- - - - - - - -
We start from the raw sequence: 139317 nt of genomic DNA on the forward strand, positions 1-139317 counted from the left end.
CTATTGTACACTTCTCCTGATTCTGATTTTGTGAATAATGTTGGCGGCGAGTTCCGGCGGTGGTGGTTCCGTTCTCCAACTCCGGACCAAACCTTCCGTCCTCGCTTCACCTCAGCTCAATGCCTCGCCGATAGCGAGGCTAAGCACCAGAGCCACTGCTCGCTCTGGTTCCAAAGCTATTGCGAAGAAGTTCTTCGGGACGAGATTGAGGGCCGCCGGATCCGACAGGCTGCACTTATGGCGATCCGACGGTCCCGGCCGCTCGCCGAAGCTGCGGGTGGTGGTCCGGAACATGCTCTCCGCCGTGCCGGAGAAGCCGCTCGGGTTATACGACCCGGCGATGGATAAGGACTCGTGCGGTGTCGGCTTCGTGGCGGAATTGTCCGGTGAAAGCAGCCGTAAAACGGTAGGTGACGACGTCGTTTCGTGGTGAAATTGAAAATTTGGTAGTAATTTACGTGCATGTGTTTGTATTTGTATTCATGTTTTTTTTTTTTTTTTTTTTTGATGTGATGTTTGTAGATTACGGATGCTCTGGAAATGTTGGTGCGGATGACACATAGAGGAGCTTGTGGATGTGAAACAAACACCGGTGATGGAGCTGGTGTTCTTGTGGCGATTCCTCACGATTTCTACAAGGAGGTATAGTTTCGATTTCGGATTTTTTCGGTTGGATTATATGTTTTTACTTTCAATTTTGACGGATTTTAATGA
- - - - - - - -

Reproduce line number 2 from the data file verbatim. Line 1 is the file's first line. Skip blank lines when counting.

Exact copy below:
CTATTGTACACTTCTCCTGATTCTGATTTTGTGAATAATGTTGGCGGCGAGTTCCGGCGGTGGTGGTTCCGTTCTCCAACTCCGGACCAAACCTTCCGTCCTCGCTTCACCTCAGCTCAATGCCTCGCCGATAGCGAGGCTAAGCACCAGAGCCACTGCTCGCTCTGGTTCCAAAGCTATTGCGAAGAAGTTCTTCGGGACGAGATTGAGGGCCGCCGGATCCGACAGGCTGCACTTATGGCGATCCGACGGTCCCGGCCGCTCGCCGAAGCTGCGGGTGGTGGTCCGGAACATGCTCTCCGCCGTGCCGGAGAAGCCGCTCGGGTTATACGACCCGGCGATGGATAAGGACTCGTGCGGTGTCGGCTTCGTGGCGGAATTGTCCGGTGAAAGCAGCCGTAAAACGGTAGGTGACGACGTCGTTTCGTGGTGAAATTGAAAATTTGGTAGTAATTTACGTGCATGTGTTTGTATTTGTATTCATGTTTTTTTTTTTTTTTTTTTTTGATGTGATGTTTGTAGATTACGGATGCTCTGGAAATGTTGGTGCGGATGACACATAGAGGAGCTTGTGGATGTGAAACAAACACCGGTGATGGAGCTGGTGTTCTTGTGGCGATTCCTCACGATTTCTACAAGGAGGTATAGTTTCGATTTCGGATTTTTTCGGTTGGATTATATGTTTTTACTTTCAATTTTGACGGATTTTAATGA